Targeted therapies have become more popular in the treatment of cancers and side effects related to their use are being observed and defined. Epidermal growth factor receptor inhibitors (EGFRIs) can be responsible for an acne-like skin reaction over the face, scalp, back and chest in up to 90% of patients, leading to a corresponding risk of secondary infections. Patients may also develop hand-foot skin reaction (HFSR), and nail alterations are also associated with targeted therapies as they are with chemotherapies.
Immunotherapy was originally approved for use in the treatment of melanoma but is now being used to treat other types of cancers and advanced metastatic disease. Side effects, as yet, are not well described.
“Because there are so many new treatments, we need to really understand these agents, see and study the reactions to discover what skin issues are developing and how we can best manage them,” says Dr. Kwong. “We try to take the time and effort to understand, on a molecular and mechanistic level, what is going on in the skin.”
Patients present with different kinds of cancer and different anti-cancer therapies, so treatments for dermatologic complications must be just as personalized.
Therapies for skin reactions may include topicals, cooling, or even systemic agents, depending on the extent of the patient’s dermatologic problems. Dr. Kwong says that it is important to work closely with the oncologist to be sure that treatments, especially systemic treatments, will not interfere with the anticancer therapy the patient is receiving.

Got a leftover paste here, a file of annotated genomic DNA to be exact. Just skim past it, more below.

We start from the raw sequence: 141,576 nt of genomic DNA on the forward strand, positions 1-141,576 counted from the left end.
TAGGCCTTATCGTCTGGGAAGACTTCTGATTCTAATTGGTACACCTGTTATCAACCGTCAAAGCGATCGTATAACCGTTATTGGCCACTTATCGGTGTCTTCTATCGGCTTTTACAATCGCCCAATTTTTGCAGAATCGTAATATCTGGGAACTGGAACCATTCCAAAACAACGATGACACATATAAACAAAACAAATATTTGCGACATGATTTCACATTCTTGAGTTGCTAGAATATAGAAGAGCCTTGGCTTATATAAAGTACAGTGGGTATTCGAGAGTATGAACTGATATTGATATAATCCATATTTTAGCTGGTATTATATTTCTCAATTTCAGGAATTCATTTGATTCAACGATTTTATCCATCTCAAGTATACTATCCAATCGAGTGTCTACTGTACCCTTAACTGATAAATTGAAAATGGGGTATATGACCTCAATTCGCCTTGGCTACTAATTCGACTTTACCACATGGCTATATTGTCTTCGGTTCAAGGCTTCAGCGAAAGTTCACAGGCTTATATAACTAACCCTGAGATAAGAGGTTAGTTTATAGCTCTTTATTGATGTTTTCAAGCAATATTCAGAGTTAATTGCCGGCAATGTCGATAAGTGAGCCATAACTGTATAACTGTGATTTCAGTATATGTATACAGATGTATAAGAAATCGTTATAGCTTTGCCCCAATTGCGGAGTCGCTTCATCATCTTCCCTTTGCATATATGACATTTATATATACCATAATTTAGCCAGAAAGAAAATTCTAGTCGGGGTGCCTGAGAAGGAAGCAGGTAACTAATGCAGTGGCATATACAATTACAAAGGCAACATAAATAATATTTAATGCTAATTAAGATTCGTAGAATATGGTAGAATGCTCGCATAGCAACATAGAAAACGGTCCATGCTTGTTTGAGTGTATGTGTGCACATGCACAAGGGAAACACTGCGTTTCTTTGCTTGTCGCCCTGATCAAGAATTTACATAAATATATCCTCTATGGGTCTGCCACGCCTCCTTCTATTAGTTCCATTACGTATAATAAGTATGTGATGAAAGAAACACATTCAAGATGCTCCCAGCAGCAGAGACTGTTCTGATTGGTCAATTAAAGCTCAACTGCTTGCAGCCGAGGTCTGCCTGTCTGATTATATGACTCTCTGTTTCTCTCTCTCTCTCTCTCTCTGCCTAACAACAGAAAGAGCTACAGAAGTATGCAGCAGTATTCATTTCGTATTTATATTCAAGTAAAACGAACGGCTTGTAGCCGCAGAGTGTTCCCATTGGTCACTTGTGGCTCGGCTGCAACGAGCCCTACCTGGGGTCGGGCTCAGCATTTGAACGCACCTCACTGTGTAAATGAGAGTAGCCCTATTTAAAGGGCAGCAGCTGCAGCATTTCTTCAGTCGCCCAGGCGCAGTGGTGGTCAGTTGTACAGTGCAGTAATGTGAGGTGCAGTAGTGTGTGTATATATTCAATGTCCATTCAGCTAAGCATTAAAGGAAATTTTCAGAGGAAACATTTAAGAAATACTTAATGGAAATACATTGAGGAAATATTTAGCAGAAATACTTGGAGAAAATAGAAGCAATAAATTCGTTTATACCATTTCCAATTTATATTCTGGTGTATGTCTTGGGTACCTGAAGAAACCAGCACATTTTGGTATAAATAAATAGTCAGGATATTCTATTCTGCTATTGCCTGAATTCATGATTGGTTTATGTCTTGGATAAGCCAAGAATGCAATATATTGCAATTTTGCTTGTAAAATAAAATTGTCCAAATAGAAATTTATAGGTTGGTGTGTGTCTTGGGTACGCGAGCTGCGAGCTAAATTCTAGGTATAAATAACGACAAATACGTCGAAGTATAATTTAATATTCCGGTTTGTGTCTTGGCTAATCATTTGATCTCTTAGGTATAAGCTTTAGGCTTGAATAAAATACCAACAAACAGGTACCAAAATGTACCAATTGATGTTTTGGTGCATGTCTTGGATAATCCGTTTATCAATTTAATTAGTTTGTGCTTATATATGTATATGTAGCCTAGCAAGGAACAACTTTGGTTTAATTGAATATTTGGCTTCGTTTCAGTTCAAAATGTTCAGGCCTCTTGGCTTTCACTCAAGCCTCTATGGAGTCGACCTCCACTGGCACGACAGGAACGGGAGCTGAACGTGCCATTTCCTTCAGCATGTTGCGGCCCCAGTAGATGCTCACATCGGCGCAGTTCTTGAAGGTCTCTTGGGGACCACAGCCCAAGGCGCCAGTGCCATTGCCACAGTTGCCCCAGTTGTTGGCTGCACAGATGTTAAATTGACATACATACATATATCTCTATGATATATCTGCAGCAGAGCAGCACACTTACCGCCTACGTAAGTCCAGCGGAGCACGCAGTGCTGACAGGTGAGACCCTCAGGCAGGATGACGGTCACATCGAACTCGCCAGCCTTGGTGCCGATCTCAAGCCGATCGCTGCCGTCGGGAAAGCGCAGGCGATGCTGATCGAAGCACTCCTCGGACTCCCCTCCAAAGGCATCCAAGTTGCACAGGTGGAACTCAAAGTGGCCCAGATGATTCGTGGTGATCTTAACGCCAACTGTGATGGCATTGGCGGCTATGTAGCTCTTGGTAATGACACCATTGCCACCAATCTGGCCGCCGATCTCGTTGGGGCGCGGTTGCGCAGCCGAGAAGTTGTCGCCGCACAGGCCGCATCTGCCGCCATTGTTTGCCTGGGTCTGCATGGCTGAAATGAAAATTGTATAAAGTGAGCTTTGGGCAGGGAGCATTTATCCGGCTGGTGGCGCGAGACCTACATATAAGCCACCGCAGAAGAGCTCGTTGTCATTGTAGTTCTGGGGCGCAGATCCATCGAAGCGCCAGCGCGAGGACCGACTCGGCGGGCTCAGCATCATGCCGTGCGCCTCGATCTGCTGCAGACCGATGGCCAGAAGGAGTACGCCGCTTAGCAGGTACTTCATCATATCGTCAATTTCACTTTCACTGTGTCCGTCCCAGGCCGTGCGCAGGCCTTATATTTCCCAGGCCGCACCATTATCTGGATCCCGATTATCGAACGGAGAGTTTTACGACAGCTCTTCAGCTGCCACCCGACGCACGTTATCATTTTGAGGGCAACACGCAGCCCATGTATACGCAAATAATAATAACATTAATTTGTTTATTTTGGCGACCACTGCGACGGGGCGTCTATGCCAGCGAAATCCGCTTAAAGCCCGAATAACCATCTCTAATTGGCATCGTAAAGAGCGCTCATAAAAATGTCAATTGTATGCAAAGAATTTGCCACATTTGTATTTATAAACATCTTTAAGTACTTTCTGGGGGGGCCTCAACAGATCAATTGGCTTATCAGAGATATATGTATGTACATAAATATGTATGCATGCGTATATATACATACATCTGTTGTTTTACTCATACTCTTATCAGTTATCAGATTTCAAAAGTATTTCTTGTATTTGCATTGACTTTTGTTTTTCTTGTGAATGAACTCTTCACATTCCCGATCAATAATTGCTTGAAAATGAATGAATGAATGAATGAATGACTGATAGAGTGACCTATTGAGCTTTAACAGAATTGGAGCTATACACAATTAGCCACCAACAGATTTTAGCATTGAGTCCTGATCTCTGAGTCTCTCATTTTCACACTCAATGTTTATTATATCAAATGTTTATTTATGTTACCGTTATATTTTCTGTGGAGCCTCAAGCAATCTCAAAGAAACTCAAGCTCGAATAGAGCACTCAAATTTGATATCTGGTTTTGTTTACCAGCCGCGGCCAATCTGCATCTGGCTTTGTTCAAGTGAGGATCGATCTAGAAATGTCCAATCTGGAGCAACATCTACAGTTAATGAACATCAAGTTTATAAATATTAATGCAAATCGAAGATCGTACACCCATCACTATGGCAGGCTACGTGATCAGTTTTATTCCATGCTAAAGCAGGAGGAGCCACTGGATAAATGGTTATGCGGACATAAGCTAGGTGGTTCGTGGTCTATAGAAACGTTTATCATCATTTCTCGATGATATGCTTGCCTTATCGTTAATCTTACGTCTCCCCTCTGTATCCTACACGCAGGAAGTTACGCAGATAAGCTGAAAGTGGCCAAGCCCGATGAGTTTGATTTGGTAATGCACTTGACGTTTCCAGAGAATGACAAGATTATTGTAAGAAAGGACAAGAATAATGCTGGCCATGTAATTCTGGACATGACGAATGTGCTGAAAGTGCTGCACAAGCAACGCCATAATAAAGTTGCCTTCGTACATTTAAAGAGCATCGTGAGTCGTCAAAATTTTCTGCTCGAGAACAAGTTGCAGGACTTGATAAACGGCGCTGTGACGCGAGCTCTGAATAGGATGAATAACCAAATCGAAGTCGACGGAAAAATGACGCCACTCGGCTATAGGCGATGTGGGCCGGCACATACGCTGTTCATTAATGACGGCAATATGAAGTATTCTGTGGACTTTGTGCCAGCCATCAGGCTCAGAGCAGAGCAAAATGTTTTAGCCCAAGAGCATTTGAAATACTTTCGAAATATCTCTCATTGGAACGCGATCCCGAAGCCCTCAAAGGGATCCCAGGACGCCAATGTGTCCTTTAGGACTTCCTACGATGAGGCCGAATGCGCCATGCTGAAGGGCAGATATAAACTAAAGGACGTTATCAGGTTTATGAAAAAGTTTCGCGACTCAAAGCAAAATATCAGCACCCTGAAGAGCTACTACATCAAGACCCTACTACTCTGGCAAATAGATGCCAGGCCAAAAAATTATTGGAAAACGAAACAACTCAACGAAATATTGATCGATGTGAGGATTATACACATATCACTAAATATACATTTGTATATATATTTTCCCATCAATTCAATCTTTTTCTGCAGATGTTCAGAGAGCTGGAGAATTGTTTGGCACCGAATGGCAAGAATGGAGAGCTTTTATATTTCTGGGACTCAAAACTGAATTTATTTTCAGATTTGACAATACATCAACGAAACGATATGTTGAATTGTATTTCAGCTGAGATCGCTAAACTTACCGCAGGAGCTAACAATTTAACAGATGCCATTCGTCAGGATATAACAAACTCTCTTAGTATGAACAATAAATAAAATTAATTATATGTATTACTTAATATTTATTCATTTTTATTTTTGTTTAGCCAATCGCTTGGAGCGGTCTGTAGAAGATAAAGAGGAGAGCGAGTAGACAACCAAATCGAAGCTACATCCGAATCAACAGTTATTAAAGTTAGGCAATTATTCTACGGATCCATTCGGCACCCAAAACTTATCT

“Preemptively, it is important for patients to be careful about their skin care – they should use sunscreen and moisturizers, and they should be on the alert to any changes in their skin,” Dr. Kwong says. “These patients already have so much to balance - their diagnosis, their treatments, many appointments to go to, and the general uncertainty of their medical situation. So, we try to work closely with them to customize a plan that makes their skin care as practical and easy as possible.”
“Also, remember that these patients and their skin are immunocompromised.” Dr. Kwong says. “We have high respect for infection as a possible complication, and look for it early when it is easier to address.”
Sometimes this means daily or every other day appointments. Dr. Kwong and her team maintain a very close, active relationship with their patients until it is obvious they have turned the corner.
Dr. Kwong believes in the field of supportive oncodermatology as an important niche that will expand and grow, particularly in the area of children’s cancers.
“There are so many needs that are still unmet,” she says. “Our mission is to help every single cancer patient we can -- to try to lift any extra burden that a skin condition might cause as they undergo treatment.”
Disclosure: Dr. Kwong reports no relevant financial interests.
1Yevgeniy Balagula, MD, Steven T. Rosen, MD, Mario E. Lacouture, MD. The emergence of supportive oncodermatology: The study of dermatologic adverse events to cancer therapies. J Am Acad Dermatol. 2011 Sep;65(3):624-35.